For most of us there is an obvious void between what we think and know, and what we actually do. This void can be a problem when we want favourable results in our lives.
The reason for this is what is called our paradigm.
A paradigm is a way of thinking and doing that we have learned or acquired from the environment and people around us over the years.
It can be likened to a computer program that runs our lives. It affects our values, it affects our beliefs and it affects our behaviour in general.
Importantly, the paradigm makes things difficult and uncomfortable when we try to oppose it.
For instance, someone believes that certain individuals have their best interest at heart, and they encounter that person doing the exact opposite.
It also affects our attitude toward life and the way we live it.
Yet sometimes our paradigm is not in our own interest. It can hold us back from achieving what we want, or what our true potential is.
For instance, a bad opinion (or experience) of 'selling' can hold back someone from being successful at doing so.
They may have beliefs such as 'all salesmen are crooks’.
That Evil Salesman!
Indeed, my grandmother had exactly that belief - even though her husband, my grandfather, was a successful salesman, eventually becoming the State Sales Manager for Electrolux vacuum cleaners!
(Indeed, he had to be… how else could he afford to feed a family of 7 children?)
This attitude towards selling permeated to my parents, and eventually to me and my siblings.
My father was discouraged from being a salesman and encouraged to become a doctor, which he dutifully did!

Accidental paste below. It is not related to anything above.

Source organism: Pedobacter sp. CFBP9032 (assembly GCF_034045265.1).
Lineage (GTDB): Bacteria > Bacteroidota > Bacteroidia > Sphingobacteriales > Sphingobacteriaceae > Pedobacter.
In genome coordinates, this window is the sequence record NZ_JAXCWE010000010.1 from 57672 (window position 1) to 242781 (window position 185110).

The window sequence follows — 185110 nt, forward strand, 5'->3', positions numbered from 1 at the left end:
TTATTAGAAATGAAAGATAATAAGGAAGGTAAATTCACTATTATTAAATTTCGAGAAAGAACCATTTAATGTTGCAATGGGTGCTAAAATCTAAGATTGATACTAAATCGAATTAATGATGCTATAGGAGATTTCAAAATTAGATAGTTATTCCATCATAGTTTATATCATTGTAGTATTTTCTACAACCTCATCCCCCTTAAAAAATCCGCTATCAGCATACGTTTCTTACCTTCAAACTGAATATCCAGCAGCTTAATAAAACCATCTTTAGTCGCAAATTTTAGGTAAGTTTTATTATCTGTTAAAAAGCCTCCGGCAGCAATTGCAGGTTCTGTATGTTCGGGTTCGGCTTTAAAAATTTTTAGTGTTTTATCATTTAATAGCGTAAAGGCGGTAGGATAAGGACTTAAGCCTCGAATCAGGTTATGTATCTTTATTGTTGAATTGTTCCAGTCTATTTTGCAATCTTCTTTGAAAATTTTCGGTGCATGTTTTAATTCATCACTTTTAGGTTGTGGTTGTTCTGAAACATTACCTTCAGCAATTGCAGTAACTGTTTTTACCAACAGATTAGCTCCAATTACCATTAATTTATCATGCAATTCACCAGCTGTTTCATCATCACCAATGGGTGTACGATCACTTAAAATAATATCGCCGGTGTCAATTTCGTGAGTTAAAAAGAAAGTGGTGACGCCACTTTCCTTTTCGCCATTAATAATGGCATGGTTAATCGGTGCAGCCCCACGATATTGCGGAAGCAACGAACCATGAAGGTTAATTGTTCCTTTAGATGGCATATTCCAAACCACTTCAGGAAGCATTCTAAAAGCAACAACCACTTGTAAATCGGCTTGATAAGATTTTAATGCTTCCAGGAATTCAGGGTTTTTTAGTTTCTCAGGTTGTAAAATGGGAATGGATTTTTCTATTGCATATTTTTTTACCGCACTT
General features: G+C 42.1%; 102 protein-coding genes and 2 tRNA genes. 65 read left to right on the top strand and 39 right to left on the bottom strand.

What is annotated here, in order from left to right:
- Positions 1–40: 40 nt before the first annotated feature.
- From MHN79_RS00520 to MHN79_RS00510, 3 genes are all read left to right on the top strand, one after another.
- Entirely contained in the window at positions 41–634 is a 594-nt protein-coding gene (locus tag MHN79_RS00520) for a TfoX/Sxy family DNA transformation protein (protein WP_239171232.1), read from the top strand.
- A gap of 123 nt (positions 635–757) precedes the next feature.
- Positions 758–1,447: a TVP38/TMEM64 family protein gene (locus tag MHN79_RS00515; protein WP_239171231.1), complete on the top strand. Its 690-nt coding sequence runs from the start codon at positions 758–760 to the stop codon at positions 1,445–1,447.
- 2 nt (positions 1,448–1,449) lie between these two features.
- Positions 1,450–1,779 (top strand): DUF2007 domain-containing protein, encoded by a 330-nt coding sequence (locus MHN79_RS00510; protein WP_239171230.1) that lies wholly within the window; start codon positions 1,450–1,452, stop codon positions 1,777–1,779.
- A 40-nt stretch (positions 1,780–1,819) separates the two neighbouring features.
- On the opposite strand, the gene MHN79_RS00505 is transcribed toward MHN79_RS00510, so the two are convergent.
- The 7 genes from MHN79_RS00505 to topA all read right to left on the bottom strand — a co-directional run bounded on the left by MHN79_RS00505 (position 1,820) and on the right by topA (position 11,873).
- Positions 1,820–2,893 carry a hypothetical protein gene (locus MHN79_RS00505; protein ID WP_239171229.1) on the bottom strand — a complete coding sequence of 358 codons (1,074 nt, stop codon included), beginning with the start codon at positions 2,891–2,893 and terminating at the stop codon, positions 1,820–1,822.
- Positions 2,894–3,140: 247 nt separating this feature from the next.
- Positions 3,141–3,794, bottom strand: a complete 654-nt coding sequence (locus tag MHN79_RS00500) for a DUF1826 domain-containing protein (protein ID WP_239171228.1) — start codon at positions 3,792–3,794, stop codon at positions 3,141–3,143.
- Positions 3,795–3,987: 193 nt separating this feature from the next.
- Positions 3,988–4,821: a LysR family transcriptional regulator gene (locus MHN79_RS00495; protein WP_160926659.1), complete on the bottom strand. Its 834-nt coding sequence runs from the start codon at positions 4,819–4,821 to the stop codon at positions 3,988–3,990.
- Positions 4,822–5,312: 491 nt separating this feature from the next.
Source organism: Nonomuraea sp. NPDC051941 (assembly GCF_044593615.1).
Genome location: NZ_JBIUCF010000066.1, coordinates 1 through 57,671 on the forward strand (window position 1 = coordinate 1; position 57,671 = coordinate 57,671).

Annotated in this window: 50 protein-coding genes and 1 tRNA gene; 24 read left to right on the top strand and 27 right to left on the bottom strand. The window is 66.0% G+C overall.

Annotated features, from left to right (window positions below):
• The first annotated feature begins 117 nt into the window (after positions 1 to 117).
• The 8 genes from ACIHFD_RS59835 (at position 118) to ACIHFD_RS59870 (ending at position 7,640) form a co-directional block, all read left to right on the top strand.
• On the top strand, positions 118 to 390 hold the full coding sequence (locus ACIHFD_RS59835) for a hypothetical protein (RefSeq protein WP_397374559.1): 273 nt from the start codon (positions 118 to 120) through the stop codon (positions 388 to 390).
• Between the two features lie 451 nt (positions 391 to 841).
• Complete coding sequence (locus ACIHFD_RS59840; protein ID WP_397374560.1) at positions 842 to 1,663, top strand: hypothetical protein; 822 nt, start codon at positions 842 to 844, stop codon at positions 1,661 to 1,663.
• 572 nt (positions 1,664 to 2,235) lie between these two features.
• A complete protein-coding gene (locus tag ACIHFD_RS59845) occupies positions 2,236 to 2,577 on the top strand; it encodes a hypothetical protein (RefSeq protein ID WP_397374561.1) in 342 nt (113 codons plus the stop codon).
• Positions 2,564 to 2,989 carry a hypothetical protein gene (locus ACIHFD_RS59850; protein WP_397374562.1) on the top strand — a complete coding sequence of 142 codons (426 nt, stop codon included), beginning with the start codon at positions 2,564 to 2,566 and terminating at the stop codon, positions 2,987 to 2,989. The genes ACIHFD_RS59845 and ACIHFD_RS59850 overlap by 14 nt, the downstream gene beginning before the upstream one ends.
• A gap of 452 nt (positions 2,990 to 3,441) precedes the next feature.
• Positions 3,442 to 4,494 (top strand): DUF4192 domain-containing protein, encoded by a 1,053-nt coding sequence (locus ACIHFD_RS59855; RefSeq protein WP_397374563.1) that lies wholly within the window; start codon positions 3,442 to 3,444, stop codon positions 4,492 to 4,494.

Another unproductive paradigm is the belief that 'I'll never be successful'.
The Way Out...
The key to success, therefore, involves breaking down the old paradigm and instituting a new and more productive one.
There are a number of ways this can be done - perhaps too many to mention here, except for a few examples such as hypnosis and the repetition of counter-beliefs to the one that is holding the person back.
Bear in mind, however, that repetition and memorisation, in and of themselves, do not mean understanding.
However, repeated exposure to the material, combined with thinking about it does lead to understanding, and in turn, adoption of the material.
One thing we can say about paradigms is that they are only maps of our current reality.
And as the philosopher Alfred Korzybski remarked, 'The map is not the territory’.
If you would like to watch the replay of a 3 day seminar on Paradigms given by the Proctor Gallagher Institute, please click here.